McGill, News

First wave of students completes sexual violence prevention training

Over the summer, McGill released an online sexual violence prevention course called “It Takes All of Us” to its first wave of students, with incoming first years gaining access as early as June 2019. Eventually, all students and staff will be required to complete the course. 

“”It Takes All of Us” is a learning program that strives to increase awareness of sexual violence, to ensure that [we base our] campus culture [on] respect and consent, and to help create a community free of sexual violence,” Associate Provost (Equity and Academic Policies) Angela Campbell wrote in an email to the McGill Tribune

The program consists of four modules, covering topics such as consent, alcohol and drug use, and sexual assault statistics. The course begins by exploring the many ways sexual violence can manifest, followed by a primer as to what genuine consent looks like. Bystander intervention is explored in the third module, and the course concludes by providing resources and advice for supporting survivors.

“I was a little hesitant at first. Generally, I find [that these programs are] very watered-down,” Margaret Askey, U0 Arts, said. “But, I found [that] the way they managed to explain nuanced concepts while also being respectful and mindful of students who have experienced sexual assault […] is a really important part of the program.”

All students who attended frosh, including upper year coordinators and leaders were required to complete “It Takes All of Us” in August.

“It gave me a little peace of mind,” Askey said. “[The mandatory training] means [that everyone at Frosh] at least gets introduced to the concept of consent. I think I can take for granted that most people I interact with in my social circles understand the basics of consent […] but I don’t think that’s the case for most students. And I don’t think that’s the case for students who come from social climates where sexuality is less discussed.”

Still, Askey also felt that drinking culture also had to be addressed for Frosh to be a truly safe environment for first years.

“I think that in tandem with this consent [program], [McGill] could do a lot more work around the drinking culture of Frosh [….] I knew students who attended the Arts Faculty Frosh had rallies at 6:00 am and partied until the wee hours of the morning, only to take a power nap and wake up and do it all again.”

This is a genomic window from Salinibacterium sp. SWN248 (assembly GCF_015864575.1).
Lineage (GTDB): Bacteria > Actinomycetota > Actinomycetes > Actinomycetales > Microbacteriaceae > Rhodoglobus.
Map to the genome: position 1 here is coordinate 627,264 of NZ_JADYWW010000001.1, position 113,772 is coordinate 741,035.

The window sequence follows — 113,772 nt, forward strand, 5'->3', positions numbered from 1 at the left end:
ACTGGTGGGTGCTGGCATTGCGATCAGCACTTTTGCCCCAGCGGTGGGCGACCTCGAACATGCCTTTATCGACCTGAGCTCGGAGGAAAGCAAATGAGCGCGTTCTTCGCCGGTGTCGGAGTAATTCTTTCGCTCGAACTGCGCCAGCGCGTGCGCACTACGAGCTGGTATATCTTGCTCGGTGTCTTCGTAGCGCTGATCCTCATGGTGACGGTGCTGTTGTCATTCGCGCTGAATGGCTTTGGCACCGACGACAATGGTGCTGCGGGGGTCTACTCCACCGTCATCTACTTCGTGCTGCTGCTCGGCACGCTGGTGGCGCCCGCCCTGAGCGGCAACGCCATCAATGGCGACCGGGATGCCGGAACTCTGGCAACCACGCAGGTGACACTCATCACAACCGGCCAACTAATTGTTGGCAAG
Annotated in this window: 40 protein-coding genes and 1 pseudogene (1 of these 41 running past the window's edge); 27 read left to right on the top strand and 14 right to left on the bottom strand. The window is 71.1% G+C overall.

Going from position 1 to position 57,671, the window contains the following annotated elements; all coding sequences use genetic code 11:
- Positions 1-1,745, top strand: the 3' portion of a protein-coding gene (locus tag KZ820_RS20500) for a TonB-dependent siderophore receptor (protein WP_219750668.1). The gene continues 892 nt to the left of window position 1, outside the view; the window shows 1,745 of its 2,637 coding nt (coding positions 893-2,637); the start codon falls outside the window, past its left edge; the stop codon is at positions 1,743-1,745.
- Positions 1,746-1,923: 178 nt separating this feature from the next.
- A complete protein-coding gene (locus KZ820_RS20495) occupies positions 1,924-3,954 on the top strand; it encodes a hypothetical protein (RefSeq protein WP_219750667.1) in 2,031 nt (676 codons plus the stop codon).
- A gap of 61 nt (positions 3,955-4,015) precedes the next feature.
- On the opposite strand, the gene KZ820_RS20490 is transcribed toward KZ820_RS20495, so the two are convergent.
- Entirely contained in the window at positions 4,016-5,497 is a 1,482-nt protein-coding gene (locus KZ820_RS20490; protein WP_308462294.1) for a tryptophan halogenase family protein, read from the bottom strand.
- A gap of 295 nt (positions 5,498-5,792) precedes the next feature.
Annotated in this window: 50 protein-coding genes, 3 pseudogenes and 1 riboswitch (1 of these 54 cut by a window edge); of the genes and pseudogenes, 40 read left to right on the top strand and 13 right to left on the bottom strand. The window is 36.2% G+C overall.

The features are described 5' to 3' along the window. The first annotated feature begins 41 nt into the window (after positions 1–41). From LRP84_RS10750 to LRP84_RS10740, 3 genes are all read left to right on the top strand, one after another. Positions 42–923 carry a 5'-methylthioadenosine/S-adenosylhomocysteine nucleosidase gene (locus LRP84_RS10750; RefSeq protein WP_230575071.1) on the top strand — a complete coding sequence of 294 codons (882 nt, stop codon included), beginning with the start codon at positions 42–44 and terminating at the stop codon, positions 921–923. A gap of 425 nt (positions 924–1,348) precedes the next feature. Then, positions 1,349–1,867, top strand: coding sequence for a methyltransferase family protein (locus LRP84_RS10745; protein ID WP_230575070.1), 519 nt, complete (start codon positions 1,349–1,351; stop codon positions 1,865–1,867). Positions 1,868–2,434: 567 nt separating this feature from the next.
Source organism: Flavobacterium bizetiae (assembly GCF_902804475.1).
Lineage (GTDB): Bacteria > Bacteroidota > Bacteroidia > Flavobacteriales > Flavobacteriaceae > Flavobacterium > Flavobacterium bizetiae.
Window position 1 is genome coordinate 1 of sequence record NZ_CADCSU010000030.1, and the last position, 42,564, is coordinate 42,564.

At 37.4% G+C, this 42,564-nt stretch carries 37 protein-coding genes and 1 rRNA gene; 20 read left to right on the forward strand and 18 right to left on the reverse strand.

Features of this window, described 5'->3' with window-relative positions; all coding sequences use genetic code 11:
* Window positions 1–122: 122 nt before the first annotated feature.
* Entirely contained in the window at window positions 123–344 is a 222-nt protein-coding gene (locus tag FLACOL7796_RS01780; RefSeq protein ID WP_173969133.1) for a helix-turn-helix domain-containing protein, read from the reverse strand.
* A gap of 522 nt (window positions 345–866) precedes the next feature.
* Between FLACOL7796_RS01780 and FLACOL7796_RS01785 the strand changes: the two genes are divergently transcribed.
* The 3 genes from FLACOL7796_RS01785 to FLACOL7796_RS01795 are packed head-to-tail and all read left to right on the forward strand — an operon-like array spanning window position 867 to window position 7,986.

Mengyu Chang, U0 Arts, was concerned that it was easy to bypass the contents of the course. 

“We need to complete [“It Takes All of Us”] to enter Frosh, so some people maybe did not read it very carefully or patiently,” Chang said.

“I heard plenty of other [first year students] talk about how they would play the module, walk into the next room, […] and then come back and guess on the questions,” Askey said.

However, Campbell believes such concerns about students rushing through the course may be unwarranted.

“We have found that McGill students are broadly supportive of and committed to efforts to raise awareness and increase supports for people impacted by sexual violence,” Campbell wrote. “We are aware of the IT issue of ‘fast forwarding’ and we’re examining various solutions to address it. Please note that someone cannot actually leave the room and let the module play since it must be advanced by the user.”

The course is expected to be released Sept. 23 for upper-year students and faculty. Students and staff will receive access to different versions.

“Both [courses] are largely the same,” Campbell wrote. “The staff/faculty version stresses the Policy Against Sexual Violence’s prohibition of romantic or sexual relations between teaching staff and students under their authority or influence.”

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